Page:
Friday, March 13, 2015


Sometimes my brain explodes in Bible class.  I'll be reading along, listening to my sisters and brothers chat about the verses when all of sudden someone will say something I've never thought of quite that way before and the possibilities will blow up my brain.  It might be days before I can clear my brain of all the shrapnel and implications.

It happened recently as we were studying a familiar passage in Colossians where Paul had been talking about how our freedom is based on Christ's blood soaked sacrifice.  The explosion came as a sister commented on verses 16 and 17...
Therefore no one is to act as your judge in regard to food or drink or in respect to a festival or a new moon or a Sabbath day--things which are a mere shadow of what is to come; but the substance belongs to Christ.
When I read it, my brain went in a familiar direction; we have the freedom to celebrate or not celebrate Old Testament holidays and to observe or not observe some Old Testament commandments (like circumcising our little boys).  But my sister's brain was going a different way.  She posited that these things must be foreshadowing something, but what?

And there it went.  Boom.

I suddenly remembered that all over the book of Hebrews are indications of shadowing.  Not prophetic foreshadowing, the way that Abraham's sacrifice of Isaac foreshadows God's sacrifice of his only son Jesus, but a strikingly different kind. The Hebrew writer instead envisions many Old Testament things (like the tabernacle) and roles (such as the high priest) being mere shadows of heavenly realities.  The Hebrew writer says,

Now if He were on earth, He would not be a priest at all, since there are those who offer the gifts according to the Law;   who serve a copy and shadow of the heavenly things, just as Moses was warned by God when he was about to erect the tabernacle; for, "SEE," He says, "THAT YOU MAKE all things ACCORDING TO THE PATTERN WHICH WAS SHOWN YOU ON THE MOUNTAIN." (Hebrews 8:4-5)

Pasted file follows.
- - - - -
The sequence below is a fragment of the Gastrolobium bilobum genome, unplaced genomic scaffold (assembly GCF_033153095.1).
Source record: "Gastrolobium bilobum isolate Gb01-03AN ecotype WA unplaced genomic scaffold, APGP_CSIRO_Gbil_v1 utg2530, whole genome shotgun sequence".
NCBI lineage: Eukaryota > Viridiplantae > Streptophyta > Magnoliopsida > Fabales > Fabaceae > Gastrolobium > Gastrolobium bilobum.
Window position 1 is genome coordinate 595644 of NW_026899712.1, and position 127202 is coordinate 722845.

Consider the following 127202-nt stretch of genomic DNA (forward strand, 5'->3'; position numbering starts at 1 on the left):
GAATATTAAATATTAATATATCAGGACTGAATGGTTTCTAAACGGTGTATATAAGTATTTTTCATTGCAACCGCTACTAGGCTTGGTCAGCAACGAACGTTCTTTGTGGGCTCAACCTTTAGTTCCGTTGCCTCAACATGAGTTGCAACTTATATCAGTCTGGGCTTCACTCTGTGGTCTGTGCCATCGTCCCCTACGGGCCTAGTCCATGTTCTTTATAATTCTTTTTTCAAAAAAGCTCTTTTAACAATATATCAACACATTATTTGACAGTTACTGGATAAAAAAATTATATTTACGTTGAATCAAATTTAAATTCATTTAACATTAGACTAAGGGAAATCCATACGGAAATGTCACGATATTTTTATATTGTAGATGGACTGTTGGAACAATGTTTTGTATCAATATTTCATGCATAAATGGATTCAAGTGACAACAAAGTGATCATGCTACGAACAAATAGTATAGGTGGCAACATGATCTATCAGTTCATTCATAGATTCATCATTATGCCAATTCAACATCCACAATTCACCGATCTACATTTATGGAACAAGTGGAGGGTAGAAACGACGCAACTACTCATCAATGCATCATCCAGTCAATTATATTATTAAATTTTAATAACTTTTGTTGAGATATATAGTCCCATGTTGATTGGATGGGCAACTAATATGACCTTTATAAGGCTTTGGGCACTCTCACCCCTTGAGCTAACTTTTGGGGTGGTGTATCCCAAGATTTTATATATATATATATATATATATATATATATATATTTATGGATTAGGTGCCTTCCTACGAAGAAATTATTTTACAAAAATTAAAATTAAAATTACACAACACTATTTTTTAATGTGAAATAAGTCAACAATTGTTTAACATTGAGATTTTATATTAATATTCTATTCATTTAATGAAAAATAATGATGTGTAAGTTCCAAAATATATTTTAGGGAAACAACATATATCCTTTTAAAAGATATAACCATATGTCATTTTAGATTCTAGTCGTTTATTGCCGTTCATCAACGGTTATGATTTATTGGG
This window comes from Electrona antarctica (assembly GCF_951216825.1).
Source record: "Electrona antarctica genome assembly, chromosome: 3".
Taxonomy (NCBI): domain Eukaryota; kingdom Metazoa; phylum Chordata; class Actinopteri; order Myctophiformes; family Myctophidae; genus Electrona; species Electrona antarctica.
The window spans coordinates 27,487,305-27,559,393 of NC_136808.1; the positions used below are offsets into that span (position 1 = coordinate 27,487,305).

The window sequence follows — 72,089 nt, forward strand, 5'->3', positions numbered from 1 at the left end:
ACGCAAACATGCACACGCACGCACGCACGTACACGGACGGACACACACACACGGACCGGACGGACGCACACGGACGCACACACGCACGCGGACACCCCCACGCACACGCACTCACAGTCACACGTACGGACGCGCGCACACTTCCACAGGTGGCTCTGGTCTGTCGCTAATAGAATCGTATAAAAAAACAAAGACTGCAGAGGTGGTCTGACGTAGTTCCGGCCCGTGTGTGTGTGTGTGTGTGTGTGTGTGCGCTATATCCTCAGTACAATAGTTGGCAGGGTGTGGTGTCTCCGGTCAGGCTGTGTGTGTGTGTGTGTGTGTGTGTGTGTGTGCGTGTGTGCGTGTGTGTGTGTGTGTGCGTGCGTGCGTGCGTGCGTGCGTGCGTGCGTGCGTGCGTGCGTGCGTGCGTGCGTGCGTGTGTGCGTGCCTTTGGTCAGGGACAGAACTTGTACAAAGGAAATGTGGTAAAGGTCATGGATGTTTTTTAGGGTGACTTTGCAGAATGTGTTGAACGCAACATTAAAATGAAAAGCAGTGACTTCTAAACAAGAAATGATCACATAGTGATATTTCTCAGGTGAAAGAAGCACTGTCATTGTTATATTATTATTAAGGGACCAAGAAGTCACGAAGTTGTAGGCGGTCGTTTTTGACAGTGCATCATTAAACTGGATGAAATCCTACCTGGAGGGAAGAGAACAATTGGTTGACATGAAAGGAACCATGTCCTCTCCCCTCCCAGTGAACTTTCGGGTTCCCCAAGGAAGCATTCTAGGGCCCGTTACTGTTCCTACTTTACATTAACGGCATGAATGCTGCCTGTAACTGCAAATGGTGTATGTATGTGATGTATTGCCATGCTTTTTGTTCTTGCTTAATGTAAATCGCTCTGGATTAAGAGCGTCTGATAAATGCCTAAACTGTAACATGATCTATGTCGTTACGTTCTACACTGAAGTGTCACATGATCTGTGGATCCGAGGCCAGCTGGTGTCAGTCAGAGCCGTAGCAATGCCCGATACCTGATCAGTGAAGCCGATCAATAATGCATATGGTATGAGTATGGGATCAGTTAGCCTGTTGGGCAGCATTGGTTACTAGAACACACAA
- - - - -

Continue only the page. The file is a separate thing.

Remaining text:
This short quote doesn't do the idea justice; you really need to go back and read Hebrews 8-10, but in case you're super busy today, I'll give you the short version.  The author says that the tabernacle that Moses built, including the Holy of Holies, is only a shadow of God's heavenly temple.  Moses had to be extra careful to get it right (Exodus 26:30) because it reflected heavenly realities. Jesus could be high priest even though he wasn't a Levite, because he could enter the true and heavenly Holy of Holies with himself as the perfect sacrifice to cleanse us all from our sins.

Our passage in Colossians indicates that along with a heavenly temple with a holy of holies, the festivals, new moons and Sabbaths of the old Law foreshadow some wonderful heavenly thing.  But what?  That's the intriguing question that got me thinking.

I had always assumed that these festivals, new moons and Sabbaths were fulfilled in Christ.  And to some extent that is certainly true.  Jesus does say he came to fulfill the law and the prophets (Matthew 5:18-20).  The Hebrew example shows the way he fulfilled the sacrifices, and the connection between Jesus and the sacrificed Passover lamb is made amply clear in John.  Yet the verse from Colossians says these things ARE shadowing things to come.  What heavenly things could the Sabbath or the festivals or the new moons be a shadow of?

It's a question I'll be chewing on for a while.  And I'm glad for it. The word is fathomlessly deep, and amazingly united.  We would laugh at a child who, having memorized the multiplication tables declares, "I have mastered mathematics." And so might God laugh at us when we have for example learned the law of the Sabbath in Sunday School and assumed we thereby have conquered the "Sabbath rest of God" (Exodus 20:8-11, Hebrews 4:9-11).  My assumptions and understandings may only be surface ones; as I study together with other Christians and teachers of the word I am often astonished at what I don't know or never thought to ask. I am so glad to be part of a congregation of Christians who aren't afraid to ask questions or consider the Word carefully and who laugh at the concept that it's the preacher's job to chew their meat for them.  I am glad that God revealed so much of himself and his plan in his word that it lends itself to a lifetime of study.   And I am grateful that God, the world's first and greatest teacher, made his will plain enough that even a child can understand! 

Don't give up studying.  Don't assume you understand.  God is waiting in the pages of the scripture to reveal himself to you.  Go back, find a friend, read it again!


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